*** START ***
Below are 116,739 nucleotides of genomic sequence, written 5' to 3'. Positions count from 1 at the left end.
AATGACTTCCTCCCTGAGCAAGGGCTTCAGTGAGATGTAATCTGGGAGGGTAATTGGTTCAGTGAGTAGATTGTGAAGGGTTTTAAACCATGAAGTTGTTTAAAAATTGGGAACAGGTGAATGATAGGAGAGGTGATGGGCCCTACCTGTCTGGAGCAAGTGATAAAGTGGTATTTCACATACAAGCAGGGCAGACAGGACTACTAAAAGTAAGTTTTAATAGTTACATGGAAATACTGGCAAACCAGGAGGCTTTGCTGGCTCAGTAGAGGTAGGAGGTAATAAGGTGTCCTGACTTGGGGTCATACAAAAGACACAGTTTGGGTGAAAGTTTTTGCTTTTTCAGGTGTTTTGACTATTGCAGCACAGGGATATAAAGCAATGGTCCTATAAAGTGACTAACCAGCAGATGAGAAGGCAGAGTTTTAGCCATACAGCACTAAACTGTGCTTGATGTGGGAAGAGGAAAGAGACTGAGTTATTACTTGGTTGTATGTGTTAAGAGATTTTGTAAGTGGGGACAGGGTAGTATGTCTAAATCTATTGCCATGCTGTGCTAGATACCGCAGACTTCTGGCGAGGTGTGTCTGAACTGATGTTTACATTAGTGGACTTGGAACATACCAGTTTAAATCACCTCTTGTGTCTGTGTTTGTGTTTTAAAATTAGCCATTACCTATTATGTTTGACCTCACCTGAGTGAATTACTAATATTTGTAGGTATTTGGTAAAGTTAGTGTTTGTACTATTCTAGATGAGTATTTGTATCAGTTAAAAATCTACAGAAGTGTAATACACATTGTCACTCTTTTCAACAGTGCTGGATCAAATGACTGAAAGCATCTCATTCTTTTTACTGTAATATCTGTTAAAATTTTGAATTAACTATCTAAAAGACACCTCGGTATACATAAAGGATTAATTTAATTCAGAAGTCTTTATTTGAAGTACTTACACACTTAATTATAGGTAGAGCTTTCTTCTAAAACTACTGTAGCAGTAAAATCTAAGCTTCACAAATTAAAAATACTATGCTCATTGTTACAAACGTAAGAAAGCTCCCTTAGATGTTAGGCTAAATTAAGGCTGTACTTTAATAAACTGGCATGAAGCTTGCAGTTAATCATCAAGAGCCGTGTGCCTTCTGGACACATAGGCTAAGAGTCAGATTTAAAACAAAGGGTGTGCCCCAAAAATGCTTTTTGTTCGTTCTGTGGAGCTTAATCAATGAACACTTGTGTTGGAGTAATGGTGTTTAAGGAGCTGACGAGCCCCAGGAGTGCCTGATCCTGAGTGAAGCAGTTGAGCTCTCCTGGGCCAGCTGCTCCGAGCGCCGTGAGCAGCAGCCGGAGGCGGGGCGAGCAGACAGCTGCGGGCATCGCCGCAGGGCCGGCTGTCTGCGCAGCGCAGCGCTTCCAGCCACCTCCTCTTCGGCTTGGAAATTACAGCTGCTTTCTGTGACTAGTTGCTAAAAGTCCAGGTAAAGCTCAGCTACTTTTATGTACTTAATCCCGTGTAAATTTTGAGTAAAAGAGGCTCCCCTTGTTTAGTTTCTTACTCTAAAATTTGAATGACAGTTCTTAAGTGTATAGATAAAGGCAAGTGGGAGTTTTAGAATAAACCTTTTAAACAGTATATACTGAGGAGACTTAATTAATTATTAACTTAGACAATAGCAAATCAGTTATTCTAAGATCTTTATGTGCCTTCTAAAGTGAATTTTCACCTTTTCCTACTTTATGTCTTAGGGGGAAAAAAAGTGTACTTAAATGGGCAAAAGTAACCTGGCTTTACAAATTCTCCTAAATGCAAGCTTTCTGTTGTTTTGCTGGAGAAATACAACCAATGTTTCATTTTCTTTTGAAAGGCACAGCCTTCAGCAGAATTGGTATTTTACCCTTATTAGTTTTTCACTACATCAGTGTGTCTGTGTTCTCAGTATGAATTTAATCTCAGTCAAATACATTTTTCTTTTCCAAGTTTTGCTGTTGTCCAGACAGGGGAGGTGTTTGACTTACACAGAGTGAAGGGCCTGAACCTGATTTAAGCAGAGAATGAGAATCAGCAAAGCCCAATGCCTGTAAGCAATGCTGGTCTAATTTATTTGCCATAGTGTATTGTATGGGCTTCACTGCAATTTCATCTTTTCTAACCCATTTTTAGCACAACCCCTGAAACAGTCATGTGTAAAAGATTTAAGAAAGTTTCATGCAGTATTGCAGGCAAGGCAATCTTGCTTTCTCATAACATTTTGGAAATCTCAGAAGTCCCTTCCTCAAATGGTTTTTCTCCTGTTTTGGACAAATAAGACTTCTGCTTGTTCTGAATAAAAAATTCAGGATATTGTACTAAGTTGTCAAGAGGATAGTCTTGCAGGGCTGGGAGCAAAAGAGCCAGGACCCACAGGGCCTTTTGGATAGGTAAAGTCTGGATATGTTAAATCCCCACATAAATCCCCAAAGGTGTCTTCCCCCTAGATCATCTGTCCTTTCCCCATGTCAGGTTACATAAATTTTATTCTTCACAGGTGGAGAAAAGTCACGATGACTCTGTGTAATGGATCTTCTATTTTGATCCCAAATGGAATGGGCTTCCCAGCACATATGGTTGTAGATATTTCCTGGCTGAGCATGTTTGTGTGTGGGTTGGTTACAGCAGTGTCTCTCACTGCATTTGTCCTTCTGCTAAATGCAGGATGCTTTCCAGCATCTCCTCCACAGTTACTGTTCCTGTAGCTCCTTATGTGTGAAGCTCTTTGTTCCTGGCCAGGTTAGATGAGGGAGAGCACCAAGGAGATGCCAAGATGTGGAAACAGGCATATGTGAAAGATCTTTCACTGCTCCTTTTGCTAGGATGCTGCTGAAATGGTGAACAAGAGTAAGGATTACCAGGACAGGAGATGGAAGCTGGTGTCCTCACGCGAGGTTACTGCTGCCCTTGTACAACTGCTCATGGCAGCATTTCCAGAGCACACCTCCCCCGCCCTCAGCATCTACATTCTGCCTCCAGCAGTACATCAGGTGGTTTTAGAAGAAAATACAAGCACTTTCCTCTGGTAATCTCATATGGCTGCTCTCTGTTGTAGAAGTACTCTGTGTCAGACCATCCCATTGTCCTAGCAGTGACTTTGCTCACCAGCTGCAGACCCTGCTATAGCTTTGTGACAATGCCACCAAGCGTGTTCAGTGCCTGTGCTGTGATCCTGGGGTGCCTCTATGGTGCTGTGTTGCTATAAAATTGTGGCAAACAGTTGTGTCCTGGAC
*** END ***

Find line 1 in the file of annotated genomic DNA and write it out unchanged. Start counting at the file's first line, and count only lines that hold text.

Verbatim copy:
Below are 116,739 nucleotides of genomic sequence, written 5' to 3'. Positions count from 1 at the left end.